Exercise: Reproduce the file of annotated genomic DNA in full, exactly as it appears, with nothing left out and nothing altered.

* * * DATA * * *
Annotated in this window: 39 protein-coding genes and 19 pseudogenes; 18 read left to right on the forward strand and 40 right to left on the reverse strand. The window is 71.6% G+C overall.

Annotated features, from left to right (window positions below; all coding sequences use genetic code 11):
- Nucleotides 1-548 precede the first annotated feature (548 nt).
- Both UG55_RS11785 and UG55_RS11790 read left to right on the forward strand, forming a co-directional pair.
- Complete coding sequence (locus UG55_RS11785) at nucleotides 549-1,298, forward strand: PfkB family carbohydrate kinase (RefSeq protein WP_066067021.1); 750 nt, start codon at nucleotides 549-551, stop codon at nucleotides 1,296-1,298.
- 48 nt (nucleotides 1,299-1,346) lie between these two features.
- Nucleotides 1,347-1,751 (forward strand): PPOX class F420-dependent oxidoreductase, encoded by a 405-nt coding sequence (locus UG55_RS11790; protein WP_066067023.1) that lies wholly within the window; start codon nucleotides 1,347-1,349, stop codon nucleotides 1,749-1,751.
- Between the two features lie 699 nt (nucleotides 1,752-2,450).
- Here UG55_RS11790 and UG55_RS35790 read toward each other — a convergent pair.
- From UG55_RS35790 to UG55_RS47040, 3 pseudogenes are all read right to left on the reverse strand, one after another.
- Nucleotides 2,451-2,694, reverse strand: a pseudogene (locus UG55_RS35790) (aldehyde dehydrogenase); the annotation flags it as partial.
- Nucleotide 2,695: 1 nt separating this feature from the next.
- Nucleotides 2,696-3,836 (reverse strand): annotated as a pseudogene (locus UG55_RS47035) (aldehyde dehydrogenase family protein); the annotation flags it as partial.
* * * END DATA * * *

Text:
Annotated in this window: 39 protein-coding genes and 19 pseudogenes; 18 read left to right on the forward strand and 40 right to left on the reverse strand. The window is 71.6% G+C overall.

Annotated features, from left to right (window positions below; all coding sequences use genetic code 11):
- Nucleotides 1-548 precede the first annotated feature (548 nt).
- Both UG55_RS11785 and UG55_RS11790 read left to right on the forward strand, forming a co-directional pair.
- Complete coding sequence (locus UG55_RS11785) at nucleotides 549-1,298, forward strand: PfkB family carbohydrate kinase (RefSeq protein WP_066067021.1); 750 nt, start codon at nucleotides 549-551, stop codon at nucleotides 1,296-1,298.
- 48 nt (nucleotides 1,299-1,346) lie between these two features.
- Nucleotides 1,347-1,751 (forward strand): PPOX class F420-dependent oxidoreductase, encoded by a 405-nt coding sequence (locus UG55_RS11790; protein WP_066067023.1) that lies wholly within the window; start codon nucleotides 1,347-1,349, stop codon nucleotides 1,749-1,751.
- Between the two features lie 699 nt (nucleotides 1,752-2,450).
- Here UG55_RS11790 and UG55_RS35790 read toward each other — a convergent pair.
- From UG55_RS35790 to UG55_RS47040, 3 pseudogenes are all read right to left on the reverse strand, one after another.
- Nucleotides 2,451-2,694, reverse strand: a pseudogene (locus UG55_RS35790) (aldehyde dehydrogenase); the annotation flags it as partial.
- Nucleotide 2,695: 1 nt separating this feature from the next.
- Nucleotides 2,696-3,836 (reverse strand): annotated as a pseudogene (locus UG55_RS47035) (aldehyde dehydrogenase family protein); the annotation flags it as partial.